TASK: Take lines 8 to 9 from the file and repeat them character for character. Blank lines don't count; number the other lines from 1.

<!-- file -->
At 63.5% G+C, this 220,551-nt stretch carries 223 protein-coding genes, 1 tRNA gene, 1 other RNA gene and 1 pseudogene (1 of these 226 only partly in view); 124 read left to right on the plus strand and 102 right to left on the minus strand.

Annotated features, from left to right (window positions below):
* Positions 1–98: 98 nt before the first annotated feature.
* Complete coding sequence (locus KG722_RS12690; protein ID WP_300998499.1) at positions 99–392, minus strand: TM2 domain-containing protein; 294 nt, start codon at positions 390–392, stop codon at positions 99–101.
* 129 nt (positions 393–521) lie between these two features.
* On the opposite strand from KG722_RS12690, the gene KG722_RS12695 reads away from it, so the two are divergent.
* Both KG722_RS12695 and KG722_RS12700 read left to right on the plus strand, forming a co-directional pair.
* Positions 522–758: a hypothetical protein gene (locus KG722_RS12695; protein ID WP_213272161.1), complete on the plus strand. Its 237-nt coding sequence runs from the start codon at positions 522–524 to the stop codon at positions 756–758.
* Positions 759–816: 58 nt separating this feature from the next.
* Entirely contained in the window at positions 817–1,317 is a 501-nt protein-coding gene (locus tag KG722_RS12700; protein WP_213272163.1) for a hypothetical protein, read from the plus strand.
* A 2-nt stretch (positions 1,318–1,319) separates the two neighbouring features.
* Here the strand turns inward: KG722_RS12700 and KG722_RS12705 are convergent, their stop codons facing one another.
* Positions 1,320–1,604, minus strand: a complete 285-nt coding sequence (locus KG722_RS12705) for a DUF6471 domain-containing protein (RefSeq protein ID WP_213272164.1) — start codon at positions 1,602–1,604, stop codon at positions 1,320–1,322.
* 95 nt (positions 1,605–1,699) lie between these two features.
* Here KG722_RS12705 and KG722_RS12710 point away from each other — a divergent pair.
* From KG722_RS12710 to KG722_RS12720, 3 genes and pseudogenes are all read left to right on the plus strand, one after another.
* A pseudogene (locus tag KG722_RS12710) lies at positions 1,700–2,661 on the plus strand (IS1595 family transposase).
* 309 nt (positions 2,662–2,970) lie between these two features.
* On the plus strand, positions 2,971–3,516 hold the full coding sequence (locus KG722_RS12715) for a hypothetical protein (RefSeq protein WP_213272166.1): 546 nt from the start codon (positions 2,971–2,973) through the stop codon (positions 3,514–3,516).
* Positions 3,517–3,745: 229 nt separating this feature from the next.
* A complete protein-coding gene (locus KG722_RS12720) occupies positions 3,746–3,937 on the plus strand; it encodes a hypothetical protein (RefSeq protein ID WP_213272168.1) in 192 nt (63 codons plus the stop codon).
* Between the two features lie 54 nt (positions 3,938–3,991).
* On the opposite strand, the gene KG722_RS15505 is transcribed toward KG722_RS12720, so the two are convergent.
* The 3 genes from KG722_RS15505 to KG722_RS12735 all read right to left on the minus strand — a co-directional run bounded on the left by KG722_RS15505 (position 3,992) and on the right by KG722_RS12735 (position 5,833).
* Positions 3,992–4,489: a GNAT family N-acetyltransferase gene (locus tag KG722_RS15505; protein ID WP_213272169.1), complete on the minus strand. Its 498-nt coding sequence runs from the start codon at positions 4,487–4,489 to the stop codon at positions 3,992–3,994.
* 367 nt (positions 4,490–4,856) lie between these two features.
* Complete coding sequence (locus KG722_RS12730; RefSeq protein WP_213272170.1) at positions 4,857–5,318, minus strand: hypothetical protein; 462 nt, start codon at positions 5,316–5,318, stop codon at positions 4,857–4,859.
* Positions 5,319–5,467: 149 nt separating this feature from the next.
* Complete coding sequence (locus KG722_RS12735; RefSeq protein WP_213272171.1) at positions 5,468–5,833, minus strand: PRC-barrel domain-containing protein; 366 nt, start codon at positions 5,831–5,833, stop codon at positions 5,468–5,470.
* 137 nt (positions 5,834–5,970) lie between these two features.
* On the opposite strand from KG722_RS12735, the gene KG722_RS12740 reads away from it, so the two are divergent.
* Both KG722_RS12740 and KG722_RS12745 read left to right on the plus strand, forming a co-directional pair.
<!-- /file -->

* Positions 522–758: a hypothetical protein gene (locus KG722_RS12695; protein ID WP_213272161.1), complete on the plus strand. Its 237-nt coding sequence runs from the start codon at positions 522–524 to the stop codon at positions 756–758.
* Positions 759–816: 58 nt separating this feature from the next.